Communicate with teenagers, mission impossible?
Many parents are frustrated with the level of communication with their adolescent children. They feel distant and confused by the behavior of their children and they think, why do not you give me more than a word for an answer - yes, no, I do not know? Does it look like if I say white, she says black? Why are they always in a bad mood?
Adolescents, for reasons of their development, are always looking for ways to separate themselves from their parents' generation. It can be with your style of dress, your haircut, your manner of speaking or your attitude. Sometimes, this search can disturb parents or create problems in the family. This can happen when teens are trying out ideas or actions that are different or conflict with the values and norms of the family.
Obviously, in those cases, communication with adolescents may be more difficult or seem impossible. But, if parents understand more about the adolescent's development and know the reasons why they have behavior that seems conflicting, they will be able to adapt their way of talking with the adolescent, increasing the percentage of the message that the adolescent will listen to.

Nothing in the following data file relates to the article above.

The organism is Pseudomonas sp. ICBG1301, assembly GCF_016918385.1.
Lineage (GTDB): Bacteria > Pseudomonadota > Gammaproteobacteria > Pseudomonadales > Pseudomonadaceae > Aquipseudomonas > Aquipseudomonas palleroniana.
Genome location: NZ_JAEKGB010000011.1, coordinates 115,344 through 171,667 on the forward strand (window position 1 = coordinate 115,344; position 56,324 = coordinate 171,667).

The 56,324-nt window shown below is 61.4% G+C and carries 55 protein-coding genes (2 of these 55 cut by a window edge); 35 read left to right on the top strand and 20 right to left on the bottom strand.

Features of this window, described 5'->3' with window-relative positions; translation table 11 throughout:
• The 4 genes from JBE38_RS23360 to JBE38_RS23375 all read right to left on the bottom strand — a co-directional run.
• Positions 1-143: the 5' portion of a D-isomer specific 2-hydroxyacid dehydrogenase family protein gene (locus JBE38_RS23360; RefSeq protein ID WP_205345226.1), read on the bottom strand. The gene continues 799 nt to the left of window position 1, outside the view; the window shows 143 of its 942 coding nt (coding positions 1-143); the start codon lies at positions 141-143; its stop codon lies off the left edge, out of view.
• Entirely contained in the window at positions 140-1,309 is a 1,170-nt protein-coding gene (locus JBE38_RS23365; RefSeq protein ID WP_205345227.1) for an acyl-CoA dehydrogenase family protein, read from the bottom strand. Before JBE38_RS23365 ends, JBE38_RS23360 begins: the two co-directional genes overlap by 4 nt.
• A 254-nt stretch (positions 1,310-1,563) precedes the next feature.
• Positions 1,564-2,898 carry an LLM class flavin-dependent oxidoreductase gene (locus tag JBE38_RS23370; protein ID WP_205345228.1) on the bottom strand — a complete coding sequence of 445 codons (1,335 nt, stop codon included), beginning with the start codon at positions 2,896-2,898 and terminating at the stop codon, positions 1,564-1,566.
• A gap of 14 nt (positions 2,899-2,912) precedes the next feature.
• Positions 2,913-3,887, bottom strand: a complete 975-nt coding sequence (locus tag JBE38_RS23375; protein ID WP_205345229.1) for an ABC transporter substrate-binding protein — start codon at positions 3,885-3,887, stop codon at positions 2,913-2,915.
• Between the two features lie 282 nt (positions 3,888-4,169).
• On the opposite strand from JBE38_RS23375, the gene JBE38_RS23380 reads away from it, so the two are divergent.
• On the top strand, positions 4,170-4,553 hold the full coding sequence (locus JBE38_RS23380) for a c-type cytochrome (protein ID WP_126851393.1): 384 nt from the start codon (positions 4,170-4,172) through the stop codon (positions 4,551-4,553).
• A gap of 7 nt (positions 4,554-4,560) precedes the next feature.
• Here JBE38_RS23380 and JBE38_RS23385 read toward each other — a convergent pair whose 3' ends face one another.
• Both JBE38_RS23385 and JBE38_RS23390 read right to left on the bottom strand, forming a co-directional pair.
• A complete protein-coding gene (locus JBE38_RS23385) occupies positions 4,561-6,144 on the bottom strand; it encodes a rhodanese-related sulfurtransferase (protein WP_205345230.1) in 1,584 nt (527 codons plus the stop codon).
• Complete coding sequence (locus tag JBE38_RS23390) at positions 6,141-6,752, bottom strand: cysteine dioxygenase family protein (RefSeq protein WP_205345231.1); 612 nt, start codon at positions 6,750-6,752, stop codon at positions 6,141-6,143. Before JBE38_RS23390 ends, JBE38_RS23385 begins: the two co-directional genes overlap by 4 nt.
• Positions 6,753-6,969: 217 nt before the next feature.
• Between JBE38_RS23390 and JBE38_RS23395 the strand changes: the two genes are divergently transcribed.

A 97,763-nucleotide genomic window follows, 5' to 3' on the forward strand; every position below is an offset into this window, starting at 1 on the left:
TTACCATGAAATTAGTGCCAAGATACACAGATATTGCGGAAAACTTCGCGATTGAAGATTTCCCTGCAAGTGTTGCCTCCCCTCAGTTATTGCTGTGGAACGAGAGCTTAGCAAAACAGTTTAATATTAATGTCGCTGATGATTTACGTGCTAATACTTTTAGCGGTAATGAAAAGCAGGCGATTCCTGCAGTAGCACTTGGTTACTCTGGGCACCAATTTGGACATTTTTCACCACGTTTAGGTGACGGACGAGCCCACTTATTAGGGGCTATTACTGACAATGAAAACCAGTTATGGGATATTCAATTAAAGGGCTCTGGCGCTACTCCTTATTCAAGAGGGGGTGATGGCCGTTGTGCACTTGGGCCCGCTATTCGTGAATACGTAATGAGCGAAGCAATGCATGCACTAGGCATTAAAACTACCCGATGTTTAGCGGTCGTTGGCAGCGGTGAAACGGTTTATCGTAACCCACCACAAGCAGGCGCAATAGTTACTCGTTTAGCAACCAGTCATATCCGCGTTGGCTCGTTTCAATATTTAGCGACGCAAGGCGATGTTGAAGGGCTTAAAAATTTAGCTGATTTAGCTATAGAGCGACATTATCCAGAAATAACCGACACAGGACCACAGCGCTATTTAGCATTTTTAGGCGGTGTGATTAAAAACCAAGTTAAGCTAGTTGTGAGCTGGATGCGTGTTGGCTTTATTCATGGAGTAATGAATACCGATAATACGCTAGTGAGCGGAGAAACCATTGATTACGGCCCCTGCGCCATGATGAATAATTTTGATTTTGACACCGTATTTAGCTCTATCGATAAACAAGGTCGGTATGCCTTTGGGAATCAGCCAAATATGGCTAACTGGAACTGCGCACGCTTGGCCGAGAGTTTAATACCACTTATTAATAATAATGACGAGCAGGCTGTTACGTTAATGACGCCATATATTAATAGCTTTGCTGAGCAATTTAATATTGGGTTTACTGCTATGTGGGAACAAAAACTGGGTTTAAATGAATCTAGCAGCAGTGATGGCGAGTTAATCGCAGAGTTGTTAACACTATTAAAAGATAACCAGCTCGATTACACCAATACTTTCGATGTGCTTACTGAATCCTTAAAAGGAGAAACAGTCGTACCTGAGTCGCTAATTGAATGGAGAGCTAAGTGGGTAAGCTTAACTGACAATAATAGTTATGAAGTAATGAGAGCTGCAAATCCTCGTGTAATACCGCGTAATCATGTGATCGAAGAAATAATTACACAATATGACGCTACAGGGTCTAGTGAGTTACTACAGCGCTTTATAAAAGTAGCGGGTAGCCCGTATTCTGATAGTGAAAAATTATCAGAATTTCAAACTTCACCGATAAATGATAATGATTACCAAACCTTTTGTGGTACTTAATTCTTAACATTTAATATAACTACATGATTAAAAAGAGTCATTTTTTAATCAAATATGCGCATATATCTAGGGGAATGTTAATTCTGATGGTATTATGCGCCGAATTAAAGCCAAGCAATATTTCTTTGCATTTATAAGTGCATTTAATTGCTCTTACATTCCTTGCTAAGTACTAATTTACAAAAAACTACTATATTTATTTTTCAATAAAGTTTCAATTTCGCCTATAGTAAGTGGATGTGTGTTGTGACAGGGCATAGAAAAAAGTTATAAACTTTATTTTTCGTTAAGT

The perspective of adolescents
The main problem of communication between parents and adolescent children is the different perspective between them. Teenagers are still growing and changing. They have a limited life experience. In some cases, they may have opinions on various topics or ways of living that have caught their attention, but have no idea of their functioning or meaning. Normally, their interest in certain matters is motivated more by how they feel than by the real meaning of that particular issue.
Adolescents have a very rich inner life. This part of their life includes what they think about who they are, how they feel about themselves, and what they think about the relationship they have with those around them (family, friends, members of their immediate environment, etc.). The intrapersonal themes revolve around internal dialogue that they keep with themselves about how they live their lives and about their most intimate thoughts and desires.
Adolescents, as they grow up and become more independent, become more and more immersed in relationships that they have established outside the family's borders. And all this is done with less context information, less life experience and more egocentrism, due to the normal evolutionary processes involved in adolescence. This implies that they decide what they will do differently than their parents would.
Therefore, parents should not compare their teen's actions with what they would have done if they had been in the same situation because, simply, it would not be a fair comparison. Instead of this, after witnessing the decision the teen has made, they should try to understand the behavior. Identify the most important ideas and actions, the meaning that the adolescent has given them, the situation in which they have presented themselves and the role played by the values, objectives, perceptions, ideas, feelings and rules of the adolescent in their decision-making about those ideas and actions.